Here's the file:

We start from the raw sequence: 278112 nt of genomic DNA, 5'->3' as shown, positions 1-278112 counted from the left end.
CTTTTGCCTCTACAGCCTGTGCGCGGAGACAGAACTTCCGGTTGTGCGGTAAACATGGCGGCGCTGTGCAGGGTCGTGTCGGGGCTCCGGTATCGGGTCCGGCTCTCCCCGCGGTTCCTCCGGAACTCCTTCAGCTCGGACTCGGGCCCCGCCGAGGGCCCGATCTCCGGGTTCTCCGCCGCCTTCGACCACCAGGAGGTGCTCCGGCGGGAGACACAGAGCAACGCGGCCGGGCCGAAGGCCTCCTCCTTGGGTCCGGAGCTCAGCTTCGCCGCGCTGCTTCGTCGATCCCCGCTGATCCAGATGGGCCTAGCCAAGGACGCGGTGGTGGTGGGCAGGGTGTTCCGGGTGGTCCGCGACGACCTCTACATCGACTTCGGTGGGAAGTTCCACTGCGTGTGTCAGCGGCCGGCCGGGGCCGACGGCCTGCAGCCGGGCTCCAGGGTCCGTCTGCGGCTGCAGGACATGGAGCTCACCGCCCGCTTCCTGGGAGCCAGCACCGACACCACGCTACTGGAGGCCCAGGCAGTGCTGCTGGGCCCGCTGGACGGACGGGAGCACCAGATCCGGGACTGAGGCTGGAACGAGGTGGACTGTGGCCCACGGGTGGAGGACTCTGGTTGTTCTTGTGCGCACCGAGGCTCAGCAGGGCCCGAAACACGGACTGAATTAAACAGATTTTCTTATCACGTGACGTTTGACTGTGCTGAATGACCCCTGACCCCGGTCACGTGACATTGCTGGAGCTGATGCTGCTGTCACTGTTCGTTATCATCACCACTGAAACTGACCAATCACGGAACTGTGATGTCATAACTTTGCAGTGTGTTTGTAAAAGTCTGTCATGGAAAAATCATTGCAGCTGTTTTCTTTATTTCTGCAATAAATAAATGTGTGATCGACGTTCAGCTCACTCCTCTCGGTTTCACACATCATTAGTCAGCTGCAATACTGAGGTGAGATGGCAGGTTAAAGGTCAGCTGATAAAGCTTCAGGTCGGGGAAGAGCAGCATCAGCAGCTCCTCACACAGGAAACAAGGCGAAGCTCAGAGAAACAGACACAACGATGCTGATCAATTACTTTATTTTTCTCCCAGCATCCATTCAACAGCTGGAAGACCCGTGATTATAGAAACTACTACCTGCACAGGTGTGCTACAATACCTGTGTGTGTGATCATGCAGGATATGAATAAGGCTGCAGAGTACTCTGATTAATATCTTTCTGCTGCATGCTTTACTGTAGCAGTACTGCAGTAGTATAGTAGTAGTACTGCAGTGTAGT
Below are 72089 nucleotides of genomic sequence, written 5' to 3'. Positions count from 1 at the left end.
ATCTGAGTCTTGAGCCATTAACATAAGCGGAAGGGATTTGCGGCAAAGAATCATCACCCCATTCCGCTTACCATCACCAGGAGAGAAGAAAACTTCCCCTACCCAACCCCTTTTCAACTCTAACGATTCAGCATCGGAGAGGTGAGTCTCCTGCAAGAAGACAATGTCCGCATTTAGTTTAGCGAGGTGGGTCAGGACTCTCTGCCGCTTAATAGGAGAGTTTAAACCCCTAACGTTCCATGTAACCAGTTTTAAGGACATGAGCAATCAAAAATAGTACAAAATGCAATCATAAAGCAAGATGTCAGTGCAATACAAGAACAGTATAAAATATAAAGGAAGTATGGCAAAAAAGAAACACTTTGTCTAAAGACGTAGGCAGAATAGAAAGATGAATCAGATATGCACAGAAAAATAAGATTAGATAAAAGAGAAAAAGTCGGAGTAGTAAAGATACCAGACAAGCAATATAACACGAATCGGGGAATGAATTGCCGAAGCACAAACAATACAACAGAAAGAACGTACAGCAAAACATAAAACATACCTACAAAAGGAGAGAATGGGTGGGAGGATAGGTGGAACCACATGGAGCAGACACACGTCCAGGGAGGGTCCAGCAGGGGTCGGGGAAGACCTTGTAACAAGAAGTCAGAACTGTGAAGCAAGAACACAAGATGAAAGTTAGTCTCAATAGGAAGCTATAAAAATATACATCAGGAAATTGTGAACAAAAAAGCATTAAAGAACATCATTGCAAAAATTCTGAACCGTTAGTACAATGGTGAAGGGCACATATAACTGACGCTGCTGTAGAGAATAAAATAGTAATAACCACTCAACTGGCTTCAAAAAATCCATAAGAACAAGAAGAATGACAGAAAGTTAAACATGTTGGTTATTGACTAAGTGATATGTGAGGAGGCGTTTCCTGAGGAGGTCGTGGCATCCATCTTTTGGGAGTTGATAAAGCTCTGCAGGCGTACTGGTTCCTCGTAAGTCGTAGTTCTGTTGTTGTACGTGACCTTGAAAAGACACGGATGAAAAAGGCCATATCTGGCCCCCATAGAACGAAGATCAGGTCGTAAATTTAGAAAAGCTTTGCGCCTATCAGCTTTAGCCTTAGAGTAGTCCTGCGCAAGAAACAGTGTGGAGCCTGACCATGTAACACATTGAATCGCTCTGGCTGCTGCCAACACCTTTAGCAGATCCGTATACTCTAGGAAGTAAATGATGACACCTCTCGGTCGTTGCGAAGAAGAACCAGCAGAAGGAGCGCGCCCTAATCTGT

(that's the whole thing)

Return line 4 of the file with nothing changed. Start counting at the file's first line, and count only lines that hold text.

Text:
ATCTGAGTCTTGAGCCATTAACATAAGCGGAAGGGATTTGCGGCAAAGAATCATCACCCCATTCCGCTTACCATCACCAGGAGAGAAGAAAACTTCCCCTACCCAACCCCTTTTCAACTCTAACGATTCAGCATCGGAGAGGTGAGTCTCCTGCAAGAAGACAATGTCCGCATTTAGTTTAGCGAGGTGGGTCAGGACTCTCTGCCGCTTAATAGGAGAGTTTAAACCCCTAACGTTCCATGTAACCAGTTTTAAGGACATGAGCAATCAAAAATAGTACAAAATGCAATCATAAAGCAAGATGTCAGTGCAATACAAGAACAGTATAAAATATAAAGGAAGTATGGCAAAAAAGAAACACTTTGTCTAAAGACGTAGGCAGAATAGAAAGATGAATCAGATATGCACAGAAAAATAAGATTAGATAAAAGAGAAAAAGTCGGAGTAGTAAAGATACCAGACAAGCAATATAACACGAATCGGGGAATGAATTGCCGAAGCACAAACAATACAACAGAAAGAACGTACAGCAAAACATAAAACATACCTACAAAAGGAGAGAATGGGTGGGAGGATAGGTGGAACCACATGGAGCAGACACACGTCCAGGGAGGGTCCAGCAGGGGTCGGGGAAGACCTTGTAACAAGAAGTCAGAACTGTGAAGCAAGAACACAAGATGAAAGTTAGTCTCAATAGGAAGCTATAAAAATATACATCAGGAAATTGTGAACAAAAAAGCATTAAAGAACATCATTGCAAAAATTCTGAACCGTTAGTACAATGGTGAAGGGCACATATAACTGACGCTGCTGTAGAGAATAAAATAGTAATAACCACTCAACTGGCTTCAAAAAATCCATAAGAACAAGAAGAATGACAGAAAGTTAAACATGTTGGTTATTGACTAAGTGATATGTGAGGAGGCGTTTCCTGAGGAGGTCGTGGCATCCATCTTTTGGGAGTTGATAAAGCTCTGCAGGCGTACTGGTTCCTCGTAAGTCGTAGTTCTGTTGTTGTACGTGACCTTGAAAAGACACGGATGAAAAAGGCCATATCTGGCCCCCATAGAACGAAGATCAGGTCGTAAATTTAGAAAAGCTTTGCGCCTATCAGCTTTAGCCTTAGAGTAGTCCTGCGCAAGAAACAGTGTGGAGCCTGACCATGTAACACATTGAATCGCTCTGGCTGCTGCCAACACCTTTAGCAGATCCGTATACTCTAGGAAGTAAATGATGACACCTCTCGGTCGTTGCGAAGAAGAACCAGCAGAAGGAGCGCGCCCTAATCTGT